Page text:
5. Maps to the Stars (David Cronenberg)
Bar a few cursory allusions to Twitter, Bruce Wagner’s script felt like it had been hanging around, largely unchanged, since the 1990s, but that only added to the weird otherworldliness of Cronenberg’s bizarre pile-up of oedipal rage and poisonous New Age bullshit. Julianne Moore stripped the paint from the walls as the delusional Havana Segrand, and God bless her for it.
6. Leviathan (Andrey Zvyagintsev)
One of two interesting takes on the Old Testament this year (see below), Zvyagintsev’s film took the minute observation and moral complexity of The Return (2003) and Elena (2011) and applied them to a broader canvas that seemed to take on all the ills of contemporary Russia. The film was never didactic, though, and it boasted terrific performances from the entire cast.
7. Noah (Darren Aronofsky)
This film was a jumble in many respects, and it starred the most objectionable actor of our times, but it’s left me with six or seven unforgettable images – and that’s six or seven more than most films. Also, in the wake of Interstellar’s pompous suggestion that the sole value of Earth resides in homo sapiens, Noah’s insistence upon the value of non-human life seems all the more refreshing. This was the most arresting science fiction film of the year.
8. Venus in Fur (Roman Polanski)
There’s no denying this was a minor work from Polanski, but sometimes it can be thrilling to see a master of the medium turn out a trifle. Essentially a totem to Emmanuelle Seigner, Polanski’s wife of 25 years, the film had the rare and heartening quality of seeming like the director and actors made it for the sheer devilment of it.
9. Bastards (Claire Denis)
Claire Denis drew a mixed reaction with this film, possibly because many critics felt its sordid contemporary noir was beneath her. I saw it on Valentine’s Day, and I still don’t feel like I’ve completely washed it off. That’s got to be a triumph of some kind.
10. Paddington (Paul King)
A children’s film that packs each frame with invention and that never belabours its message is a rarer beast than a Marmalade-loving Peruvian bear, so we should celebrate it. Paddington also featured my favourite line of the year. I won’t spoil it here, but it’s spoken in the police station…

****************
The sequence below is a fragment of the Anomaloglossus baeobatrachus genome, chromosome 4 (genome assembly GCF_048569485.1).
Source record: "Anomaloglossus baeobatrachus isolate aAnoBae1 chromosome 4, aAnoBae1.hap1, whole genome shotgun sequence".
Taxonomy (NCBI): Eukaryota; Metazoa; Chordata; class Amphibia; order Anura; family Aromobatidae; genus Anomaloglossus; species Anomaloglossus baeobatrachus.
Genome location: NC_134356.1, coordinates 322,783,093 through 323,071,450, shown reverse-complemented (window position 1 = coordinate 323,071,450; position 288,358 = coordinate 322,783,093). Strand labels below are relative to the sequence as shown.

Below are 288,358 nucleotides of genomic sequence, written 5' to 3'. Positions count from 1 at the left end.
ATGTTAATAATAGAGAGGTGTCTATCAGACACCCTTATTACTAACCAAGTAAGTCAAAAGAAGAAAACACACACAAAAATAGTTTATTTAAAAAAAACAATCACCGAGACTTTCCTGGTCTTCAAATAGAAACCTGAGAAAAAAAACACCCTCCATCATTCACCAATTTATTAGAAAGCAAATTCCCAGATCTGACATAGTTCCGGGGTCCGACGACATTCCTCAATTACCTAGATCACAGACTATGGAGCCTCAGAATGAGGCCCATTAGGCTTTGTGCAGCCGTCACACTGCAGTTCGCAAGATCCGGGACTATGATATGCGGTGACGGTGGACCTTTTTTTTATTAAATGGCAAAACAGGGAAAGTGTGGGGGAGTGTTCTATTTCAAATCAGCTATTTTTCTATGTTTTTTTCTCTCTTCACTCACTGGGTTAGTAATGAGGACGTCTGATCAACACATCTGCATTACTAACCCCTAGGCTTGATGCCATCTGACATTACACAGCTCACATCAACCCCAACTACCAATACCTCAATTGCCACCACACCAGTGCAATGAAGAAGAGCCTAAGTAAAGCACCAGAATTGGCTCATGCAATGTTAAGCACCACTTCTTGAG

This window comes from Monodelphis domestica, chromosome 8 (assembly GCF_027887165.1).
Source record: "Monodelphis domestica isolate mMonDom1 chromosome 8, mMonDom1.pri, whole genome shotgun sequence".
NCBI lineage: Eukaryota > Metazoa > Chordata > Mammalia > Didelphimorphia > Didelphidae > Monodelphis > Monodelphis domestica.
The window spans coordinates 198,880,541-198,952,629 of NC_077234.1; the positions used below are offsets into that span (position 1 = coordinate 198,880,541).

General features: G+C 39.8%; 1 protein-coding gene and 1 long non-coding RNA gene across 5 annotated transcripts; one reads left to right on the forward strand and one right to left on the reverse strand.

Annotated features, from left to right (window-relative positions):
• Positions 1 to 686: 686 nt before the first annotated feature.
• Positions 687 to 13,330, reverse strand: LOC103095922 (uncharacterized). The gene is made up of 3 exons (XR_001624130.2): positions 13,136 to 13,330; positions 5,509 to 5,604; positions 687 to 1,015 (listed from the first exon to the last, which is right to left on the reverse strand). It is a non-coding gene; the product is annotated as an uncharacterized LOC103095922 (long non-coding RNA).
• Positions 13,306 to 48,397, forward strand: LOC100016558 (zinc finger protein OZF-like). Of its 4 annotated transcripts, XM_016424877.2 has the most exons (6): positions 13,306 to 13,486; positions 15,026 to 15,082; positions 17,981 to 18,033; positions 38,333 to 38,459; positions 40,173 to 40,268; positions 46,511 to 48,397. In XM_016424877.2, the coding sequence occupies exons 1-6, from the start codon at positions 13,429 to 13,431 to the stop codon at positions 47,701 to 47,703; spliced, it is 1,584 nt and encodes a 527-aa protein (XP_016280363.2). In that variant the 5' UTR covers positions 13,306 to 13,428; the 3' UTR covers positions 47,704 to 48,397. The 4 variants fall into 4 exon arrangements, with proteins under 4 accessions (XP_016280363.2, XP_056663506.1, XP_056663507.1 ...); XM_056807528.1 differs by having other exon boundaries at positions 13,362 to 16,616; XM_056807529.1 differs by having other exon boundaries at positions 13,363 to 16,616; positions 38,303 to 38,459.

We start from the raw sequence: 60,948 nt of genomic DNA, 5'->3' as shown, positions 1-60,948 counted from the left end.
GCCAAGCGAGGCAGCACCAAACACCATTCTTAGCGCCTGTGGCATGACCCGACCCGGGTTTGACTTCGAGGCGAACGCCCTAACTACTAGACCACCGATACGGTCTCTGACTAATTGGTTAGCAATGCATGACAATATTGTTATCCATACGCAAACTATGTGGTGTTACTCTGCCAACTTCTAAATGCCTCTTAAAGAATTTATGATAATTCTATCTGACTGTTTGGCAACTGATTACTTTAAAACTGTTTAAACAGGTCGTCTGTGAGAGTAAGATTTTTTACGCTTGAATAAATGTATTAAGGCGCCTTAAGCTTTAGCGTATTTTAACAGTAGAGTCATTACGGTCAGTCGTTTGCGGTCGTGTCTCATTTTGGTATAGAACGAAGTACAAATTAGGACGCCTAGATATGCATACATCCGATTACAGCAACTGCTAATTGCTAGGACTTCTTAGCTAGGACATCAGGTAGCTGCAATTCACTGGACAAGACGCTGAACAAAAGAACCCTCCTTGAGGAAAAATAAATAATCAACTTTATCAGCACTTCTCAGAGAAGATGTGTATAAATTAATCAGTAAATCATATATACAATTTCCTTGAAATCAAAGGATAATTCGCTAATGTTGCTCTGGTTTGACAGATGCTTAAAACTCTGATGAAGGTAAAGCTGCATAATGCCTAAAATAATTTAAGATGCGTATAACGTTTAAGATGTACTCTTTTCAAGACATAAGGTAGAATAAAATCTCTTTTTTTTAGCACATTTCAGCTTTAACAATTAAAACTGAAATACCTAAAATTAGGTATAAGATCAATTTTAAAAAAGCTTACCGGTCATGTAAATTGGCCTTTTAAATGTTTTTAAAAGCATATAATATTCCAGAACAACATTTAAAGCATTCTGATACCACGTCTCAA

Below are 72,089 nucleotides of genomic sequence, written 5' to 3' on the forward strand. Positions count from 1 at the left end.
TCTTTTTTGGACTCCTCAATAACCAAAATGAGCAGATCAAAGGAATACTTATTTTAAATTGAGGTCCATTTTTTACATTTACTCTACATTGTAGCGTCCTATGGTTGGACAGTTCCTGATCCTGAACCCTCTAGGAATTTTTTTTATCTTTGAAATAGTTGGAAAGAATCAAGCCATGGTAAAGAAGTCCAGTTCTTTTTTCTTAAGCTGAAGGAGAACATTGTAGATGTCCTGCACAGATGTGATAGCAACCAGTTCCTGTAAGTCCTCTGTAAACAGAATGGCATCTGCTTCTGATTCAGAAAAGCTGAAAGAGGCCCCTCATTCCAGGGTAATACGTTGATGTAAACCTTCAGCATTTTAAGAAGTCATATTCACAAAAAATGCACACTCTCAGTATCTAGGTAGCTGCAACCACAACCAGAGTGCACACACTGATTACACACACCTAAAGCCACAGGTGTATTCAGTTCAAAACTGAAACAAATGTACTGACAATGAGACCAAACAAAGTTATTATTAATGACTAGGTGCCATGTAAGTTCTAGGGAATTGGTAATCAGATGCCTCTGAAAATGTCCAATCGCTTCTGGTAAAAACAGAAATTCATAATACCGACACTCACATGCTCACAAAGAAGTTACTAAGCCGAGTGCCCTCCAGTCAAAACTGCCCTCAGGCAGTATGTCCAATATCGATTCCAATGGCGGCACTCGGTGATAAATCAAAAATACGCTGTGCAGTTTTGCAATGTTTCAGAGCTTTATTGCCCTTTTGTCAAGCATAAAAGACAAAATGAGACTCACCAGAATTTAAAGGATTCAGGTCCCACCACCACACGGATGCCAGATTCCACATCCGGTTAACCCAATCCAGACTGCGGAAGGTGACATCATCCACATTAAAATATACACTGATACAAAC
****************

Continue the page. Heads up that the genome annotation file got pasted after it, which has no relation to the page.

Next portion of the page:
Eithne Shortall’s Top 10
Odd, flashes of genius and a satisfying comment on mental illness and creativity.
2. Starred Up
Dead Poets Society: The Blockbuster Edit. Jack O’Connell is my actor of the year.
Feel good glory. This year’s The Way Way Back.
4. The Babadook
If ever a trailer did disservice to a film. A sociological horror that stays with you.
5. Mistaken For Strangers
A beautiful tale of a sibling relationship, as well as an excellent documentary and excellent band The National.
6. Inside Llewyn Davis
The ‘real world’ realisations of everyday failure are difficult but compelling to watch.
Yes, it’s main appeal is how it was made. But when a gimmick’s this good, who cares?
8. Obvious Child
Telling it like it is. The ‘confessional’ trend continues in style.
9. The Wold of Wall Street
A flashy, funny, excellently paced vehicle for Leonardo DiCaprio.
Edge of the seat stuff from a film that’s about Northern Ireland, but could have been a million places.
Conor Bent’s Top 10
10. Mistaken for Strangers
Hilarious and heartbreaking tale of two brothers even if you hate The National. They’re still creating mini gems – check out their halloween video on the facebook page.
9. White Shadow
Terrifying feverish film-making about the perils of being an albino in Tanzania.
8. Ilo Ilo
Beautiful, naturalistic, Singapore coming of age story of a boy and his Filipino maid.
7. The Wolf of Wall Street
Just for the Popeye sequence alone.
A German comedy not for the squeamish. It would make James Joyce blush. Carla Juri is brilliantly spiky and yeah it’s funny.
Domhnail Gleeson managed to create a genuine awkward unlikable character. Introduced me to the brilliant freshies.
A poignant romance for the tinder generation.
3. Captain America: The Winter Soldier
The dark knight done the Marvel method way and I loved. Actually teared up at the final confrontation between Bucky and Steven.
2. The Reunion
Controversial performance artist Anna Odell confronts her high school tormentors in a layered mixture of fiction and mockumentary. Amazingly assured debut deserving of the Jdiff best film award.
1. Under the skin
The year of Scarlett. I think Mark Cousin nailed it when he said “if movies hadn’t evolved out of other art forms, like the novel or theatre, what would they have looked like? Like Under the Skin.”
Dave Corkery’s Top 10
1. The Lego Movie
Because it has product placement IN THE TITLE and everything is still awesome.
Because no other movie has filled me with such a desire to shower.
Because some kid had his entire life flash before our eyes.
Because I wept and laughed the whole way through.
Because it was so uniquely and delightfully odd.
6. Guardians of the Galaxy
Because it made a dancing tree not a stupid idea.
8. The Babadook
Because I shat myself.
9. The Raid 2: Berandal
Because this is the most inventive and insane action choreography I have ever seen.